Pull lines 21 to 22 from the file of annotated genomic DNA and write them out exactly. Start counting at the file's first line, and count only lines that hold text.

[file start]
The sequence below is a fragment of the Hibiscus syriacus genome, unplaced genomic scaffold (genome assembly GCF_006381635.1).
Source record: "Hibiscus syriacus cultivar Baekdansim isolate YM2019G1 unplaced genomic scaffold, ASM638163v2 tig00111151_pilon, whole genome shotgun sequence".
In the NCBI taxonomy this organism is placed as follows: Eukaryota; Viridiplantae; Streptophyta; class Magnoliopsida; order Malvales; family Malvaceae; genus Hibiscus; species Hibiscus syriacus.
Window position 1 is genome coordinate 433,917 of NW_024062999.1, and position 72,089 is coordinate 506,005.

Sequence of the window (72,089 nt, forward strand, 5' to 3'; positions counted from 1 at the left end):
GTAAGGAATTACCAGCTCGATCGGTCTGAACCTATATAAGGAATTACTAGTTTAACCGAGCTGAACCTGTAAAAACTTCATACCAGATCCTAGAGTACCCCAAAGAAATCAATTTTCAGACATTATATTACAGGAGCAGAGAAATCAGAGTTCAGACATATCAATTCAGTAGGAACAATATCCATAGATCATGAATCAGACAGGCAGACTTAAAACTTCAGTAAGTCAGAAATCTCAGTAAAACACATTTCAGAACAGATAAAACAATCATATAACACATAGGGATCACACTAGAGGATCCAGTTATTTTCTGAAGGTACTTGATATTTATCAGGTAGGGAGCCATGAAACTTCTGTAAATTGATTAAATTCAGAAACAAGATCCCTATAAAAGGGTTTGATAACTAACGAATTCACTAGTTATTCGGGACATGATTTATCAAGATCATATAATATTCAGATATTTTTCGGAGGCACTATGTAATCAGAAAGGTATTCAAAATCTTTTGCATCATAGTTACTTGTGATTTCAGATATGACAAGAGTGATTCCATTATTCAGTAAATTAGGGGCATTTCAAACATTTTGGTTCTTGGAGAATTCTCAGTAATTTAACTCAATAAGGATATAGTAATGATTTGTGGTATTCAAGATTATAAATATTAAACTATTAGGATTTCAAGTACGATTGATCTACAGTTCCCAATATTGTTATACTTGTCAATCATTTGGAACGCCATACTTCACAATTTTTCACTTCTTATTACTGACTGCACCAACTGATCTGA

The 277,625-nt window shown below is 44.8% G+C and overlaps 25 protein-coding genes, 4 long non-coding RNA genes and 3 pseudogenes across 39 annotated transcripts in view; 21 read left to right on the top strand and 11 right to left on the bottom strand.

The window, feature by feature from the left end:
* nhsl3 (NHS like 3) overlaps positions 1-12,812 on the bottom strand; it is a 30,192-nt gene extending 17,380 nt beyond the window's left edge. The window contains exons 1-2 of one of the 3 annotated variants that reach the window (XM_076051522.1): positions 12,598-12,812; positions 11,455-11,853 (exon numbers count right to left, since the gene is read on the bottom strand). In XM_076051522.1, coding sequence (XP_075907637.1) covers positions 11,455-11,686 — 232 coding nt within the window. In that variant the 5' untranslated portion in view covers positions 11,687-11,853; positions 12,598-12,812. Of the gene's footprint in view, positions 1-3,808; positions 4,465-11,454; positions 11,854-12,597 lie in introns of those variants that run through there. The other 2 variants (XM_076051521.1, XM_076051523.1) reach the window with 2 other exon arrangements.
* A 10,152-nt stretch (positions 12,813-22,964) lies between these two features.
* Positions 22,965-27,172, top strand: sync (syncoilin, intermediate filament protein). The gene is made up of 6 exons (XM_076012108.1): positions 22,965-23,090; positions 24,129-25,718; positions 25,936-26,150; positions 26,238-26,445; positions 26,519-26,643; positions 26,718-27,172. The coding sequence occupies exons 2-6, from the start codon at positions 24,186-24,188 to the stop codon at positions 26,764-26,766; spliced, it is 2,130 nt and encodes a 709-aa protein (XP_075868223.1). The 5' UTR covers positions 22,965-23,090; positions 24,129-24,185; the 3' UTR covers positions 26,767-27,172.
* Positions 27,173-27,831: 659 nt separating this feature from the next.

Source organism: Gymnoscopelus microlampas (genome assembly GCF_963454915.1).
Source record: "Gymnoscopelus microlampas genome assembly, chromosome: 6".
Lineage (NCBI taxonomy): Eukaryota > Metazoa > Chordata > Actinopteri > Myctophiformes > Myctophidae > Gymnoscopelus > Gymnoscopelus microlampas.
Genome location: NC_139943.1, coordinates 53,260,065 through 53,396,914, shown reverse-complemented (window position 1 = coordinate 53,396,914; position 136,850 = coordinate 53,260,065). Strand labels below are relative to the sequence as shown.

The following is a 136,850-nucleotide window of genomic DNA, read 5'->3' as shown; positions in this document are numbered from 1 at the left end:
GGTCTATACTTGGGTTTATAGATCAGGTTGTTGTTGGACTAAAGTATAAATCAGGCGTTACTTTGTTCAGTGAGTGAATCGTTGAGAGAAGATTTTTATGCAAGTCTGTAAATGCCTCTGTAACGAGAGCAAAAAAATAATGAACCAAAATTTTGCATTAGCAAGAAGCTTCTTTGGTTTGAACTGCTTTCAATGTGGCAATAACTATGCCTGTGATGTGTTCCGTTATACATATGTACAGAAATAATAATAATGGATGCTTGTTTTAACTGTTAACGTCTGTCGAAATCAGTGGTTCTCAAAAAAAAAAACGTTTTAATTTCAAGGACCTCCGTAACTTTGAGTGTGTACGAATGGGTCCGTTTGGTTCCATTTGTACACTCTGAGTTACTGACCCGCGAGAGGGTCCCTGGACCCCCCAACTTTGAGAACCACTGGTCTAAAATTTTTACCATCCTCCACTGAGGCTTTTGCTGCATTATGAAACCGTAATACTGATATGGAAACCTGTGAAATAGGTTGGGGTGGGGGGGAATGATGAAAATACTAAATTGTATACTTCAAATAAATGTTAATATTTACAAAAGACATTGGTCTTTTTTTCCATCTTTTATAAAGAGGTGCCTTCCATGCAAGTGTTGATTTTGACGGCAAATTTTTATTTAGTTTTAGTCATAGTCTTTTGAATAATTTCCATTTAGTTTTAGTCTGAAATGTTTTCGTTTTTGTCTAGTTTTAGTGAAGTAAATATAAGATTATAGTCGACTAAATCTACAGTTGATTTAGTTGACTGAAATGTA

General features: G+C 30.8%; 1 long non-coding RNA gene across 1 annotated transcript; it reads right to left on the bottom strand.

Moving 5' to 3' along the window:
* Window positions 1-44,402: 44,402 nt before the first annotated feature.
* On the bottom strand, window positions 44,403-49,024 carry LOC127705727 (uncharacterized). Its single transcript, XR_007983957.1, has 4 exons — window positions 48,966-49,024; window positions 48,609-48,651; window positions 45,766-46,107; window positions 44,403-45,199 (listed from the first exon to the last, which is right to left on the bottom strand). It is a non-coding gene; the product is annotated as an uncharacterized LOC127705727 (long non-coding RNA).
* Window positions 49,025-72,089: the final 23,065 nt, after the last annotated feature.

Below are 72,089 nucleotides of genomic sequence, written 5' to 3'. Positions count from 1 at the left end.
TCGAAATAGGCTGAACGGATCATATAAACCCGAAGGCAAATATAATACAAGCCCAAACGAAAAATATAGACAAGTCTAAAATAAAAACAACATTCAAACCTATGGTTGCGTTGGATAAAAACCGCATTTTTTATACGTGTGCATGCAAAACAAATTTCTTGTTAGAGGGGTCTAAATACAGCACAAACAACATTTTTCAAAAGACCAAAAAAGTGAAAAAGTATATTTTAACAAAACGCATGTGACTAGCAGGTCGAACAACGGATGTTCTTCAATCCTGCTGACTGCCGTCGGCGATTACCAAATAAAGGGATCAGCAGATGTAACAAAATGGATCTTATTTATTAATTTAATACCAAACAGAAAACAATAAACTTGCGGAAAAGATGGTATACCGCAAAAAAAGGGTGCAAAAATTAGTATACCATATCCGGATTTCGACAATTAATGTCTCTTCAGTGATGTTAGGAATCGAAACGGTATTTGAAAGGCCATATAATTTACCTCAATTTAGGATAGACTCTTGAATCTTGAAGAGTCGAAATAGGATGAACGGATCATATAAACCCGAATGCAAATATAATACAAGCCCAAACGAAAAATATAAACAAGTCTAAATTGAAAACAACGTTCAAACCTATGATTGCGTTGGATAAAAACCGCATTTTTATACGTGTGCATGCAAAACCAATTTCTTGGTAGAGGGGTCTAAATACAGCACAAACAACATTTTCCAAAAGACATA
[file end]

* Window positions 1-44,402: 44,402 nt before the first annotated feature.
* On the bottom strand, window positions 44,403-49,024 carry LOC127705727 (uncharacterized). Its single transcript, XR_007983957.1, has 4 exons — window positions 48,966-49,024; window positions 48,609-48,651; window positions 45,766-46,107; window positions 44,403-45,199 (listed from the first exon to the last, which is right to left on the bottom strand). It is a non-coding gene; the product is annotated as an uncharacterized LOC127705727 (long non-coding RNA).